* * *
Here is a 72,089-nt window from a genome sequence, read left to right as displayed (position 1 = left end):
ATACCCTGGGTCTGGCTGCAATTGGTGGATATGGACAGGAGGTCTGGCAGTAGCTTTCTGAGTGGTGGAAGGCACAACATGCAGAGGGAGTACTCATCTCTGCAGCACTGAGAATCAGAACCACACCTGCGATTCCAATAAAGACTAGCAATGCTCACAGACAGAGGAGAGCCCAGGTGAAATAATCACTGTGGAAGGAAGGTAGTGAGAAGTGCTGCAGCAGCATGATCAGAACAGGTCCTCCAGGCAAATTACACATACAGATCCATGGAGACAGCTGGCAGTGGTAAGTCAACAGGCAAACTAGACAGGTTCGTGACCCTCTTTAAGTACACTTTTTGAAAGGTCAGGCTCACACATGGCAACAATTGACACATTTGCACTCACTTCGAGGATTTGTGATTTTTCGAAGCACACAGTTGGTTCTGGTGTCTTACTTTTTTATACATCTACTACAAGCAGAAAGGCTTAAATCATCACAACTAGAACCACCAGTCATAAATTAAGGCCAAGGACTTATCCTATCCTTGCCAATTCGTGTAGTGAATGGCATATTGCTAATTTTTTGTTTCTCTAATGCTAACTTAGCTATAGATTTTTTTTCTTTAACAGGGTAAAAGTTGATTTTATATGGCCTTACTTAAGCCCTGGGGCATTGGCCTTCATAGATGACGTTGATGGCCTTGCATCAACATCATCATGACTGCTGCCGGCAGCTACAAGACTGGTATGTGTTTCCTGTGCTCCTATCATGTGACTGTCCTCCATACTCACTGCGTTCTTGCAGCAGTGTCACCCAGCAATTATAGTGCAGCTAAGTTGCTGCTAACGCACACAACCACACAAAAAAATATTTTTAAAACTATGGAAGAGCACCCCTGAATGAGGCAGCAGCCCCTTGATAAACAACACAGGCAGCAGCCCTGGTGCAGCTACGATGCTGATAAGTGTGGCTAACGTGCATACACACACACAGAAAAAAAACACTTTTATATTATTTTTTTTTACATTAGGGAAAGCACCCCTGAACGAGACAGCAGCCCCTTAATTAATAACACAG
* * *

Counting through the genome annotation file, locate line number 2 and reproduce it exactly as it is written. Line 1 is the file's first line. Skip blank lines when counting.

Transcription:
ATACCCTGGGTCTGGCTGCAATTGGTGGATATGGACAGGAGGTCTGGCAGTAGCTTTCTGAGTGGTGGAAGGCACAACATGCAGAGGGAGTACTCATCTCTGCAGCACTGAGAATCAGAACCACACCTGCGATTCCAATAAAGACTAGCAATGCTCACAGACAGAGGAGAGCCCAGGTGAAATAATCACTGTGGAAGGAAGGTAGTGAGAAGTGCTGCAGCAGCATGATCAGAACAGGTCCTCCAGGCAAATTACACATACAGATCCATGGAGACAGCTGGCAGTGGTAAGTCAACAGGCAAACTAGACAGGTTCGTGACCCTCTTTAAGTACACTTTTTGAAAGGTCAGGCTCACACATGGCAACAATTGACACATTTGCACTCACTTCGAGGATTTGTGATTTTTCGAAGCACACAGTTGGTTCTGGTGTCTTACTTTTTTATACATCTACTACAAGCAGAAAGGCTTAAATCATCACAACTAGAACCACCAGTCATAAATTAAGGCCAAGGACTTATCCTATCCTTGCCAATTCGTGTAGTGAATGGCATATTGCTAATTTTTTGTTTCTCTAATGCTAACTTAGCTATAGATTTTTTTTCTTTAACAGGGTAAAAGTTGATTTTATATGGCCTTACTTAAGCCCTGGGGCATTGGCCTTCATAGATGACGTTGATGGCCTTGCATCAACATCATCATGACTGCTGCCGGCAGCTACAAGACTGGTATGTGTTTCCTGTGCTCCTATCATGTGACTGTCCTCCATACTCACTGCGTTCTTGCAGCAGTGTCACCCAGCAATTATAGTGCAGCTAAGTTGCTGCTAACGCACACAACCACACAAAAAAATATTTTTAAAACTATGGAAGAGCACCCCTGAATGAGGCAGCAGCCCCTTGATAAACAACACAGGCAGCAGCCCTGGTGCAGCTACGATGCTGATAAGTGTGGCTAACGTGCATACACACACACAGAAAAAAAACACTTTTATATTATTTTTTTTTACATTAGGGAAAGCACCCCTGAACGAGACAGCAGCCCCTTAATTAATAACACAG